If you can’t sync a library, or prefer not to, you can pin the web location of a SharePoint form, media, or document library to your “Quick Access” panel in Windows Explorer.
This allows you to interact with (edit, replace, delete) the files just as you would in a network drive but requires that you’re connected to your SharePoint environment – there are no offline files in this method.
Access the library in Windows Explorer
- Copy URL of library in SharePoint
- Open Windows Explorer and paste in URL, deleting everything after the library name
- Hit Enter
Pin to Quick Access
You could then right-click “Quick access” on the left of Windows Explorer and select “Pin current folder to Quick Access” to bookmark it for next time
5 Replies to “Open a SharePoint Library in Windows Explorer and save it to Quick Access”
Hi, I would like to have the Share Point Library to be shown as an icon the same OneDrive icon appears in the left panel. I mean, currently the Sharepoint Library is in My Favorite folder but I want it to be as the other icon.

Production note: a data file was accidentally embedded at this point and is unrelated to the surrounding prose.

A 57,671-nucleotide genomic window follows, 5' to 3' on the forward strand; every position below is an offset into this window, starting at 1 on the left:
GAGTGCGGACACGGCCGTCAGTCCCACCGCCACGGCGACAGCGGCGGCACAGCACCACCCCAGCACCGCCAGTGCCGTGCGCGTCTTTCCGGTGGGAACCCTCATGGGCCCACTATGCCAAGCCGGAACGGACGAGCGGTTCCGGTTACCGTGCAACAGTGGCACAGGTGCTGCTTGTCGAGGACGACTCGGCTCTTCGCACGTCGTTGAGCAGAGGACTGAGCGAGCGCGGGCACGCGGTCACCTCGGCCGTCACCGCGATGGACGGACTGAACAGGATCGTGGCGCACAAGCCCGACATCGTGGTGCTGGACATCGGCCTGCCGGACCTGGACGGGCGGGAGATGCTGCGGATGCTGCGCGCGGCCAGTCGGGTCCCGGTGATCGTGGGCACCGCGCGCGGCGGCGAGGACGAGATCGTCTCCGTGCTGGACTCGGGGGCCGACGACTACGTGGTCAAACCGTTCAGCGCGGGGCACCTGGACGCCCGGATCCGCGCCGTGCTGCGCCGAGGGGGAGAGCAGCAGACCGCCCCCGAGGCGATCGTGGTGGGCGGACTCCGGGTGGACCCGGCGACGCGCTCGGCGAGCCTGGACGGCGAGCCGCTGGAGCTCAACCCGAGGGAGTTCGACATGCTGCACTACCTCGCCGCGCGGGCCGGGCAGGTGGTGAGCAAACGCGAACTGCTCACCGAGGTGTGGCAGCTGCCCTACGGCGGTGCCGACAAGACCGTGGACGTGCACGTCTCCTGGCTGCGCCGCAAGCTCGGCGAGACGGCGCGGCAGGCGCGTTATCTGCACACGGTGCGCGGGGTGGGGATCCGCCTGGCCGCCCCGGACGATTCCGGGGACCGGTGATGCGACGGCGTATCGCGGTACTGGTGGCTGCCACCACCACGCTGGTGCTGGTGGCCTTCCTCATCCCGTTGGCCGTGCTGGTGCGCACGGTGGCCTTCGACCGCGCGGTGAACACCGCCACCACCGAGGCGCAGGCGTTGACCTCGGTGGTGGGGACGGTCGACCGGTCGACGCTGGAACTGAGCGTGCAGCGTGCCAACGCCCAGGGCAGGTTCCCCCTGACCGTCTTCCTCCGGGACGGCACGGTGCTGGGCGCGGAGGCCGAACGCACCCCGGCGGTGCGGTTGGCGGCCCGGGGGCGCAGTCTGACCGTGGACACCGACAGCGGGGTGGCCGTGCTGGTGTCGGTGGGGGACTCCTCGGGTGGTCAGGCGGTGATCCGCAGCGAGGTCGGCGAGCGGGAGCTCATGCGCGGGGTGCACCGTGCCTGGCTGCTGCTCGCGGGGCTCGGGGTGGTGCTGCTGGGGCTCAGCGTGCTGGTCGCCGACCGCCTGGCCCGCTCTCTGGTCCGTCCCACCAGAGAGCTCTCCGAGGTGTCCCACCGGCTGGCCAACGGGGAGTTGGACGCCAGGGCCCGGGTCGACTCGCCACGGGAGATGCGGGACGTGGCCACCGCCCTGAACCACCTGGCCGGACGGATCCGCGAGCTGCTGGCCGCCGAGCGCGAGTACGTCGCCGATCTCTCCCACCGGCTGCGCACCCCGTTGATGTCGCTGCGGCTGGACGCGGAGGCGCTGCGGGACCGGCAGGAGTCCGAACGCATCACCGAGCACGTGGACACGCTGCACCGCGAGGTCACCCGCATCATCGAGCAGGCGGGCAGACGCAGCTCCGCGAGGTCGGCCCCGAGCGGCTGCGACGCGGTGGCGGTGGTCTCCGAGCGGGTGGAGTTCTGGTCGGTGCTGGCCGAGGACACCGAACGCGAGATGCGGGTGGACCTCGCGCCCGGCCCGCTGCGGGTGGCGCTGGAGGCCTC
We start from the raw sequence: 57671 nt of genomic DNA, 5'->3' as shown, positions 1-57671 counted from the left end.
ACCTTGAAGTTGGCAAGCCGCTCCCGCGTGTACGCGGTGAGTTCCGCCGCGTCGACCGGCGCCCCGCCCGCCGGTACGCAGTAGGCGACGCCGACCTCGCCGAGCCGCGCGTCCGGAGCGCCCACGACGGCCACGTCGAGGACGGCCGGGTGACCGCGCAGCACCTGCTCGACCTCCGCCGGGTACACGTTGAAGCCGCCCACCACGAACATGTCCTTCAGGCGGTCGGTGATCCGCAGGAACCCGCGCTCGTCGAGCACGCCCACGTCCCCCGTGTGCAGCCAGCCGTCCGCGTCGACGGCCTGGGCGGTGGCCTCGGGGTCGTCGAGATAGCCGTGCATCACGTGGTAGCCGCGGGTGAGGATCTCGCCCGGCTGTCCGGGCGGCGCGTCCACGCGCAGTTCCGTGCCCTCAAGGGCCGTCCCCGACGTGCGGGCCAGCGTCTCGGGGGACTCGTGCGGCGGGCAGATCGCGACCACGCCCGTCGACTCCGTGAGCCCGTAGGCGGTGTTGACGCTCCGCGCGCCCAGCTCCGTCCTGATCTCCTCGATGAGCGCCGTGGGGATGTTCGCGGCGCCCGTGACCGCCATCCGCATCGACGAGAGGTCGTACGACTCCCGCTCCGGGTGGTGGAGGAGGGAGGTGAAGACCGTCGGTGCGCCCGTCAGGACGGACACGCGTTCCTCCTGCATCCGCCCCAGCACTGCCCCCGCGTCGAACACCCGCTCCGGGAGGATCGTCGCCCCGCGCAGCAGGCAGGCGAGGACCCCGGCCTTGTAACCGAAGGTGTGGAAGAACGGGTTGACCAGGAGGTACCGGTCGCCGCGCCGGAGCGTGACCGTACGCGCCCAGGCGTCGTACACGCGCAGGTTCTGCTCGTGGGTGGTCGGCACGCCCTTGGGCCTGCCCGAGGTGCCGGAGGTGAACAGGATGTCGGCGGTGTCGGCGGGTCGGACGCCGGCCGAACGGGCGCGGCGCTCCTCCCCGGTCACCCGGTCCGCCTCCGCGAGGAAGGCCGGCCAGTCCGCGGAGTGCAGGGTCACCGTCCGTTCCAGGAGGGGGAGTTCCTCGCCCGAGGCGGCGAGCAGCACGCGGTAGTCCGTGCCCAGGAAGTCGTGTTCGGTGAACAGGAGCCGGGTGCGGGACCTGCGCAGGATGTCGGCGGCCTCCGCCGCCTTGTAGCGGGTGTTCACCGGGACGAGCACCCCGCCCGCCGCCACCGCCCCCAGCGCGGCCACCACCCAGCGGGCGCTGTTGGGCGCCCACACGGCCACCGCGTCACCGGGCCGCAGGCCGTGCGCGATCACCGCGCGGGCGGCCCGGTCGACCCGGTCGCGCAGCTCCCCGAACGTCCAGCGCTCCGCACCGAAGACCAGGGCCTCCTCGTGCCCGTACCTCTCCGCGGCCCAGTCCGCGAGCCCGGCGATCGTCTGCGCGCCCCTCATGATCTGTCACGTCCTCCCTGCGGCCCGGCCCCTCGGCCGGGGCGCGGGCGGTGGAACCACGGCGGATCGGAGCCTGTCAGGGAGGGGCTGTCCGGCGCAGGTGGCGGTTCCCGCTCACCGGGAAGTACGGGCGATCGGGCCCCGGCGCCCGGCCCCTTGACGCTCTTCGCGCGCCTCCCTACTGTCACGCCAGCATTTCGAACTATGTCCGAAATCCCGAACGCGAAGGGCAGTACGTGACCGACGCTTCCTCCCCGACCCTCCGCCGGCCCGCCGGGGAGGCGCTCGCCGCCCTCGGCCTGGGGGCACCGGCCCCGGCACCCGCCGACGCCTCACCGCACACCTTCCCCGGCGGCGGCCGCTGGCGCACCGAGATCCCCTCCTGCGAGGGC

Nate, this is a very useful tool – especially for organizations still transitioning from Windows drives and network shares. Yes there are still many out there.
An important distinction overlooked though is the impact of using these Quick Access links directly in Windows 10. With the change from Win7, of using a link file, to that of a direct link can cause disruption if users rename the Quick Access library they’ve dropped there from SharePoint. Renaming the quick access library dropped there from SharePoint results in changing the originating folder in SharePoint. Any automation tools connected to this library are now vulnerable to breakage.
An alternative we’ve put into place is to return the link-file approach from Win7. This is done in Win10 by simply creating a “My Favorites” folder and adding it to the Quick Access list. Drop any SharePoint library/folder URL into the My Favorites folder, instead of direcly onto the Quick Access list, and you’ll get a link file – that can be renamed without affecting the original on SharePoint.
Hope this slightly deeper look helps your followers. Enjoy.
Thanks for sharing that! It’s a great idea
Hi Gerard, can you explain how to “simply create a ‘My Favorite’ folder”? The only thing I can find to do it is manipulating the registry. It that how?